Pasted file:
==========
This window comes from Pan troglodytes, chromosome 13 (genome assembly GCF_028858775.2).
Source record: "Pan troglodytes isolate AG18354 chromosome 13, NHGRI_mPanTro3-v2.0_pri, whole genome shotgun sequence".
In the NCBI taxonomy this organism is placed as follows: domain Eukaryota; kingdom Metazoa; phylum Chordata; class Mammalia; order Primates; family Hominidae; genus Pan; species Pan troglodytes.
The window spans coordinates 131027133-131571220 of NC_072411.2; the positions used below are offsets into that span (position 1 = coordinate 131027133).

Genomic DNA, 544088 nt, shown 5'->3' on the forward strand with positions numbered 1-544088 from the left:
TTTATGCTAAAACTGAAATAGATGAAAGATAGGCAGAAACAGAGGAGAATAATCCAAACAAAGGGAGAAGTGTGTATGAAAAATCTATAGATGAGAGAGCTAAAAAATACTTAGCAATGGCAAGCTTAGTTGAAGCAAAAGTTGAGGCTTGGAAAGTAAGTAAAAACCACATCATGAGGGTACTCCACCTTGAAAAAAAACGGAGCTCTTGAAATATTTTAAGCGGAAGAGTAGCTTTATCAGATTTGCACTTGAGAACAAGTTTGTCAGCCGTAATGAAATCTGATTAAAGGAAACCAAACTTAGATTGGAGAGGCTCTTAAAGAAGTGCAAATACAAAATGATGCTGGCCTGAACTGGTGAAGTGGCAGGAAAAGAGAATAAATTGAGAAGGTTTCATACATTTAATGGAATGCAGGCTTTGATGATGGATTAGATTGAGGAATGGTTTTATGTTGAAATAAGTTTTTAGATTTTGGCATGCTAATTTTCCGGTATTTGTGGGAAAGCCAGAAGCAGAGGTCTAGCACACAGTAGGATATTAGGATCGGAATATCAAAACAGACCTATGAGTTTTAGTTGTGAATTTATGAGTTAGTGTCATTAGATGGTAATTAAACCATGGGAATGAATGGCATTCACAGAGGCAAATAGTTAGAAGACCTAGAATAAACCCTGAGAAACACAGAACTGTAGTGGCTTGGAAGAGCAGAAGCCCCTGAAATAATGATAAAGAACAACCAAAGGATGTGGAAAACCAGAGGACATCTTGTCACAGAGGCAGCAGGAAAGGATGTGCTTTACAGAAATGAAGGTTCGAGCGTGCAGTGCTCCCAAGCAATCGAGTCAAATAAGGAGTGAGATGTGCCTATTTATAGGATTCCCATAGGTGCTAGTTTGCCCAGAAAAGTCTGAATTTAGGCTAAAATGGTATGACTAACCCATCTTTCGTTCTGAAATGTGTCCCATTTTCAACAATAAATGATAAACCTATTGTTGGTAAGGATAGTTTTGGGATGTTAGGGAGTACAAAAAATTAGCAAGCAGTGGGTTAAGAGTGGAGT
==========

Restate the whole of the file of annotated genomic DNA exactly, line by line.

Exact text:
This window comes from Pan troglodytes, chromosome 13 (genome assembly GCF_028858775.2).
Source record: "Pan troglodytes isolate AG18354 chromosome 13, NHGRI_mPanTro3-v2.0_pri, whole genome shotgun sequence".
In the NCBI taxonomy this organism is placed as follows: domain Eukaryota; kingdom Metazoa; phylum Chordata; class Mammalia; order Primates; family Hominidae; genus Pan; species Pan troglodytes.
The window spans coordinates 131027133-131571220 of NC_072411.2; the positions used below are offsets into that span (position 1 = coordinate 131027133).

Genomic DNA, 544088 nt, shown 5'->3' on the forward strand with positions numbered 1-544088 from the left:
TTTATGCTAAAACTGAAATAGATGAAAGATAGGCAGAAACAGAGGAGAATAATCCAAACAAAGGGAGAAGTGTGTATGAAAAATCTATAGATGAGAGAGCTAAAAAATACTTAGCAATGGCAAGCTTAGTTGAAGCAAAAGTTGAGGCTTGGAAAGTAAGTAAAAACCACATCATGAGGGTACTCCACCTTGAAAAAAAACGGAGCTCTTGAAATATTTTAAGCGGAAGAGTAGCTTTATCAGATTTGCACTTGAGAACAAGTTTGTCAGCCGTAATGAAATCTGATTAAAGGAAACCAAACTTAGATTGGAGAGGCTCTTAAAGAAGTGCAAATACAAAATGATGCTGGCCTGAACTGGTGAAGTGGCAGGAAAAGAGAATAAATTGAGAAGGTTTCATACATTTAATGGAATGCAGGCTTTGATGATGGATTAGATTGAGGAATGGTTTTATGTTGAAATAAGTTTTTAGATTTTGGCATGCTAATTTTCCGGTATTTGTGGGAAAGCCAGAAGCAGAGGTCTAGCACACAGTAGGATATTAGGATCGGAATATCAAAACAGACCTATGAGTTTTAGTTGTGAATTTATGAGTTAGTGTCATTAGATGGTAATTAAACCATGGGAATGAATGGCATTCACAGAGGCAAATAGTTAGAAGACCTAGAATAAACCCTGAGAAACACAGAACTGTAGTGGCTTGGAAGAGCAGAAGCCCCTGAAATAATGATAAAGAACAACCAAAGGATGTGGAAAACCAGAGGACATCTTGTCACAGAGGCAGCAGGAAAGGATGTGCTTTACAGAAATGAAGGTTCGAGCGTGCAGTGCTCCCAAGCAATCGAGTCAAATAAGGAGTGAGATGTGCCTATTTATAGGATTCCCATAGGTGCTAGTTTGCCCAGAAAAGTCTGAATTTAGGCTAAAATGGTATGACTAACCCATCTTTCGTTCTGAAATGTGTCCCATTTTCAACAATAAATGATAAACCTATTGTTGGTAAGGATAGTTTTGGGATGTTAGGGAGTACAAAAAATTAGCAAGCAGTGGGTTAAGAGTGGAGT